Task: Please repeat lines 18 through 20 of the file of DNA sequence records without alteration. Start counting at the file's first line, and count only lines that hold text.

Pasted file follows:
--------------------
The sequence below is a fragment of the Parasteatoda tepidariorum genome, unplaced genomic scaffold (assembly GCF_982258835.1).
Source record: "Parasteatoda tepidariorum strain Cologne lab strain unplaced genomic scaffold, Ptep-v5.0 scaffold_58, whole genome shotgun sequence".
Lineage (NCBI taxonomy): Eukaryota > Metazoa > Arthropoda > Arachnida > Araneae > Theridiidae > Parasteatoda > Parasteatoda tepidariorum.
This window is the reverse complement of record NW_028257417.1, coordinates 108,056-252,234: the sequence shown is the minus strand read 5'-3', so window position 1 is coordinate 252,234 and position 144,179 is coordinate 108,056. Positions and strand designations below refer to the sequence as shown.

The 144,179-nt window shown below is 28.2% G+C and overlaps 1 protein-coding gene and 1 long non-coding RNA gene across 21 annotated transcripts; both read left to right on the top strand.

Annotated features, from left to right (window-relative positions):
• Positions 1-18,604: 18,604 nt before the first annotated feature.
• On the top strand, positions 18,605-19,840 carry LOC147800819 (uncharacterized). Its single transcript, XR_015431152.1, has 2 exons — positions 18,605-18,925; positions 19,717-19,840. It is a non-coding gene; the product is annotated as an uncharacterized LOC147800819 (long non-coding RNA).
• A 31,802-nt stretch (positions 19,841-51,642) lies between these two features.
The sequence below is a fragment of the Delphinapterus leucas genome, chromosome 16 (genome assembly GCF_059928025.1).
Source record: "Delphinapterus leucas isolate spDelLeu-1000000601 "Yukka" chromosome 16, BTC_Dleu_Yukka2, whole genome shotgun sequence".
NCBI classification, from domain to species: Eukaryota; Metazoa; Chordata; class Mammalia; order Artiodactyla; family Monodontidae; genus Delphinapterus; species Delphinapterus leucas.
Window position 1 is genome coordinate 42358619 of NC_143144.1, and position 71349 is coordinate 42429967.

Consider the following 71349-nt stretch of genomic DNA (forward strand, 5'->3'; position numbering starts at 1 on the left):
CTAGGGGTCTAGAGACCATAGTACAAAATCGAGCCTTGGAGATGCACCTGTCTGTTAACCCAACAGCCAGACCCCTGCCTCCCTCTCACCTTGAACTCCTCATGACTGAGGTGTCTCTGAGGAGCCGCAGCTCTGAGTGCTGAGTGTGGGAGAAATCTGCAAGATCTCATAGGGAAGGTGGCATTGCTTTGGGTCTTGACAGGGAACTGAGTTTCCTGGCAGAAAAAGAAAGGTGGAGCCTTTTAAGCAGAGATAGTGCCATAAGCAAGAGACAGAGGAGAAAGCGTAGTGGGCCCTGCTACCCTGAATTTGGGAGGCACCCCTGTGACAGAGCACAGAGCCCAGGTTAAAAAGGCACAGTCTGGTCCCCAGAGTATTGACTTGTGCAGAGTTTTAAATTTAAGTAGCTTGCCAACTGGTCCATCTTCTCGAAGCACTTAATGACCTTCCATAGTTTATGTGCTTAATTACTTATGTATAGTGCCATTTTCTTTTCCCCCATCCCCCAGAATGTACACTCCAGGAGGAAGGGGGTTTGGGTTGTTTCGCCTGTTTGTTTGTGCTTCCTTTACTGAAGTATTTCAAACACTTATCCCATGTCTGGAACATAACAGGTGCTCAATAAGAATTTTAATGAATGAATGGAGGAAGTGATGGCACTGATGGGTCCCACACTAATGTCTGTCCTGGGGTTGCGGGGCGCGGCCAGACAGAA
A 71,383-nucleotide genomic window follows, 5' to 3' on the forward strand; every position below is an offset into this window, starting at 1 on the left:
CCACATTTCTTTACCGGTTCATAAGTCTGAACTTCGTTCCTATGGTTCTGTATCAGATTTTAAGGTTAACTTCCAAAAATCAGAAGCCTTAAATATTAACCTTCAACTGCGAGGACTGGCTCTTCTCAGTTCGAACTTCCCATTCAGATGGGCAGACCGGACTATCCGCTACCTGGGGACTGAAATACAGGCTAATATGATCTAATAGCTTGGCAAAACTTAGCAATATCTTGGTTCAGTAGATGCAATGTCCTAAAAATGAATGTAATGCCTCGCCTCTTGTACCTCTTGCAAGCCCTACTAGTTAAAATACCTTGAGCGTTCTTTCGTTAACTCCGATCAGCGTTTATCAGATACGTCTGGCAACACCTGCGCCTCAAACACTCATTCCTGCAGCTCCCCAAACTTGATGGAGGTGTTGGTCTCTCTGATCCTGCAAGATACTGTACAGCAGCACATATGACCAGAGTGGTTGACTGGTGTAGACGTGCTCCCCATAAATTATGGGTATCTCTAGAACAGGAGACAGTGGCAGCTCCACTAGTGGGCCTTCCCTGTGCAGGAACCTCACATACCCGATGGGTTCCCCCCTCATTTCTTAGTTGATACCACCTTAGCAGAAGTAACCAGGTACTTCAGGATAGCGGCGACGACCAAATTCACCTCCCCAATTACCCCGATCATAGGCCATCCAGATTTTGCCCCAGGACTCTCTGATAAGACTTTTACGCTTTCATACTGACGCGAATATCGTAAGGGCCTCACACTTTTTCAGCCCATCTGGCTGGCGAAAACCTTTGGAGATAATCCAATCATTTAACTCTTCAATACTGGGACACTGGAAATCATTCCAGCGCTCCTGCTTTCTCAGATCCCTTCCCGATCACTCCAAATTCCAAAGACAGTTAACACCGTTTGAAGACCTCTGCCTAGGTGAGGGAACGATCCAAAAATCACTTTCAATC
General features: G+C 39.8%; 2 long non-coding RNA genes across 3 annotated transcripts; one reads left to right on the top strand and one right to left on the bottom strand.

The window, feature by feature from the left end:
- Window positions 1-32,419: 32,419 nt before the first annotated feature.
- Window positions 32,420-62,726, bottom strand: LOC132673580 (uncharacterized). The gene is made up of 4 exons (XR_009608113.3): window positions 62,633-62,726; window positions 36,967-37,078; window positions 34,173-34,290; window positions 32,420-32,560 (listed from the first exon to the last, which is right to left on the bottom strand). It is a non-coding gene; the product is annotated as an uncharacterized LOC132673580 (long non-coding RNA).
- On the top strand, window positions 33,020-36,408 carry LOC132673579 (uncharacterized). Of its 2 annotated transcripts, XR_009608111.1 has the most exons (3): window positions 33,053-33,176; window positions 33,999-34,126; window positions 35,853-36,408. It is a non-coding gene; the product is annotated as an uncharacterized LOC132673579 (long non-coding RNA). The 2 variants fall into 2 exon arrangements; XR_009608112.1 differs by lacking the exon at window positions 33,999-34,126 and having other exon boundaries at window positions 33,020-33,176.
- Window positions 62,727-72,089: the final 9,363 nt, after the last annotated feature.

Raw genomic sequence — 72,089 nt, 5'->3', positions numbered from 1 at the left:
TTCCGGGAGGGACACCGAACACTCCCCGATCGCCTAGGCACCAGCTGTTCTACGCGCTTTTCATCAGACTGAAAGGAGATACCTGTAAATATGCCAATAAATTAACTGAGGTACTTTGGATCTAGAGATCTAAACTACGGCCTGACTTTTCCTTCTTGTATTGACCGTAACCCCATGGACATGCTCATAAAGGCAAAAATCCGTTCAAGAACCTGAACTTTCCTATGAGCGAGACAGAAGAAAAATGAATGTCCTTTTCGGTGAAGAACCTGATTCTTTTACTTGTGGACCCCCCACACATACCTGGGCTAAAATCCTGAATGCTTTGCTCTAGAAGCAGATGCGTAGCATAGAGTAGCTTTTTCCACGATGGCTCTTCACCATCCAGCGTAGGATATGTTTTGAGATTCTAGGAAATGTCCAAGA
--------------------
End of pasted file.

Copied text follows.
General features: G+C 39.8%; 2 long non-coding RNA genes across 3 annotated transcripts; one reads left to right on the top strand and one right to left on the bottom strand.

The window, feature by feature from the left end:
- Window positions 1-32,419: 32,419 nt before the first annotated feature.